Glass Industry Comes to
Beckett and Jacob P. Fisler, great grand-son of Felix Fisler, bought
80 acres of land and began to erect buildings needed for a glass factory. The firm of
Beckett & Fisler built five
dwelling-houses, a storehouse and barn. In less than one year, the company dissolved
when Mr. Beckett withdrew from the enterprise.
Jacob P. Fisler, then joined forces
with Edward Bacon and the firm of Fisler & Bacon prospered.
1856: Mr. Bacon was killed in a railroad accident and the
company was dissolved.
Mayhew Moore, of Milllville, NJ, purchased
the Fisler & Bacon firm, the stock and business, and rented the property as
a sole owner of the business. In a few
months, he purchased all the real estate owned by the factory and started manufacturing
John Mayhew Moore took two partners,
George C. Hewitt and Jeremiah D. Hogate.
The firm operated under the name of John
M. Moore & Co.
1863: George C. Hewitt sold his interest to D.
Wilson Moore, a brother of John Mayhew
Moore, changing the firm's name to Moore
Brothers & Co., Fislerville Glass Works.
Moore Brothers & Co. issue scrip,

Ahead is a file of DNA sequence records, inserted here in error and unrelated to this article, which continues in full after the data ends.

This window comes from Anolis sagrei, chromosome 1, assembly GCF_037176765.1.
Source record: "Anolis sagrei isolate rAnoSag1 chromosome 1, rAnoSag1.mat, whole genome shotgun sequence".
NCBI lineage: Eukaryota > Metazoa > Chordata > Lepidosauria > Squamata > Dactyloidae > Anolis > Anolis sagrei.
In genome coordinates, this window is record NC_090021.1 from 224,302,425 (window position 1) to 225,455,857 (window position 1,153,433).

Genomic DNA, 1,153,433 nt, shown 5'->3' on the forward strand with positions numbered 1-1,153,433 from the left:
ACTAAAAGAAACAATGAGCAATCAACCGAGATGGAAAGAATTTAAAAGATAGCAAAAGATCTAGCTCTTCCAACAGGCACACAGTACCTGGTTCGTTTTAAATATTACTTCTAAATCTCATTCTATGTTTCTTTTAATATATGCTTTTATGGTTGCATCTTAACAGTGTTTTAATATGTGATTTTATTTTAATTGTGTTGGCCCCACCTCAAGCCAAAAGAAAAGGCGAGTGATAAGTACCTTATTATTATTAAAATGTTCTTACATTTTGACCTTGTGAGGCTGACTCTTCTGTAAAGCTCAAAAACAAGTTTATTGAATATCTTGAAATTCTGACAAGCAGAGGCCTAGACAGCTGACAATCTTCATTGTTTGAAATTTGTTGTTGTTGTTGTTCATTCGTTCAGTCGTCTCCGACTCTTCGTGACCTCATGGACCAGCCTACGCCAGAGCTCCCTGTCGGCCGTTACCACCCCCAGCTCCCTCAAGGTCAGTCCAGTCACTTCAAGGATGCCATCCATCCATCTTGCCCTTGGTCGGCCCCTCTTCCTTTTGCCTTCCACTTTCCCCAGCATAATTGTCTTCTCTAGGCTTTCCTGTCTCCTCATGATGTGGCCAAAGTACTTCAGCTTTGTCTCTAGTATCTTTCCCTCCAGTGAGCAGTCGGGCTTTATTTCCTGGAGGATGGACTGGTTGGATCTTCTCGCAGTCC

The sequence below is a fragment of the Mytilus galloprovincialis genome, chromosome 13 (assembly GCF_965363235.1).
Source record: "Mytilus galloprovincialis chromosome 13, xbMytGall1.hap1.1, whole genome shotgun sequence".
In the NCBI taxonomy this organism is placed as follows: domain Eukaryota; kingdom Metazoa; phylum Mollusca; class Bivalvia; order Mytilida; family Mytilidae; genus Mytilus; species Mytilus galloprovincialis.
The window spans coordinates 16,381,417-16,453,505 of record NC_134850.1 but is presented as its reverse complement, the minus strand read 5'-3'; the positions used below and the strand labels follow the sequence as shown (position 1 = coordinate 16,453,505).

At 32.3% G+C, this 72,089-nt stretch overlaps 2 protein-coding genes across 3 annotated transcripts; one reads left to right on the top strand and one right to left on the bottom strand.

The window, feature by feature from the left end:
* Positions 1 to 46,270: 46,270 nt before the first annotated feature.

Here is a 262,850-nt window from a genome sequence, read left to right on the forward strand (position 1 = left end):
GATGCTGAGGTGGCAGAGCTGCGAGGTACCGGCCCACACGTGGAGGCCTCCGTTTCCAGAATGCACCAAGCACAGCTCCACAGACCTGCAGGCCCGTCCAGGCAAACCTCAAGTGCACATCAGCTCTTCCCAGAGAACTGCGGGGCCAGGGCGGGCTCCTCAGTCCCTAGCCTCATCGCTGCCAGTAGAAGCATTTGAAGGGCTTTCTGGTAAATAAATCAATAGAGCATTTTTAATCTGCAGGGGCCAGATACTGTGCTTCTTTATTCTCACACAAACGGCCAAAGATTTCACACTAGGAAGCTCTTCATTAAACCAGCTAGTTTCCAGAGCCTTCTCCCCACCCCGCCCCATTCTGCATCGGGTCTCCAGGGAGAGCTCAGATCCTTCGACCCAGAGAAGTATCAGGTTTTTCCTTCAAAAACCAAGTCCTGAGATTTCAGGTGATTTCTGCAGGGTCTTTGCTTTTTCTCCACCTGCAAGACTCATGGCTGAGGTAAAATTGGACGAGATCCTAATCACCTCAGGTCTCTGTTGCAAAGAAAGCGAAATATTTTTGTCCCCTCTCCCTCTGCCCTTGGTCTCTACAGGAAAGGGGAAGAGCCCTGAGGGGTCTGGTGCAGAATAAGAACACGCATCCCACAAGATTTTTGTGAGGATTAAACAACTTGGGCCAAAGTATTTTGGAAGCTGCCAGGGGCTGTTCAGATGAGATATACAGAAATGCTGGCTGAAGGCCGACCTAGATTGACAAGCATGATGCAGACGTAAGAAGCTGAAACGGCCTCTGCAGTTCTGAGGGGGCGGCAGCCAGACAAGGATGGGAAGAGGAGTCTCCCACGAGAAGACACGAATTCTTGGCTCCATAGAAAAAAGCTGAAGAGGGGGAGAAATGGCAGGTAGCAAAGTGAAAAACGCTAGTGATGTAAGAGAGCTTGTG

non cash vouchers, to their employees for use at their company store. Scrip
Brothers & Co., Fislerville Glass Works."
Jeremiah D. Hogate sold his interest to both brothers, John M. and D. Wilson, now
establishing the firm of Moore Brothers. The firm grew steadily especially
during the American Civil War. Moore Brothers covered fifteen acres, with a gristmill, sawmill, a machine
carpenter shop, five storage
warehouses, a large general store, offices and railroad tracks that ran
the entire grounds.
1880: The two brothers associate themselves with Francis M. Pierce, Harry Steelman and Charles F. Fisler and the firm took the name of Moore Brothers & Co.
1888: "John M. Moore, Wilson D. Moore and Frank Pierce purchased the old glass works known as Fisler & Morgan Works." (The Post, Camden, N. J. Feb. 14, 1888)
1912: The Moore Brothers & Co. ended production with the arrival of automation in glass manufacturing.
FISLER & MORGAN COMPANY
1880: Charles F. Fisler withdraws from Moore Brothers, and along with Albert S. Fisler, Henry Morgan and Walter Morgan start the new firm Fisler & Morgan Glass Company and begin operations in the north end of town.
1888: "The Fisler & Morgan Glass Works were sold by the assignees to Mrs. Fisler, for $8,100.00." (West Jersey Press, Feb. 08, 1888)
1881: "It is stated that a new glass factory is
about to be put in operation in Clayton, under the firm title of
Iszard, Fisler & Co." (Camden
Democrat, Jan. 08, 1881)
1886: " A company has been organized at Clayton
to conduct the Fisler
glass works. The new enterprise
has a capital of
$25,000.00, and will be known as the
Clayton Bottle Works. Operations will begin as soon as
the factory can be put in proper condition"' (Courier Post, Nov. 22, 1886)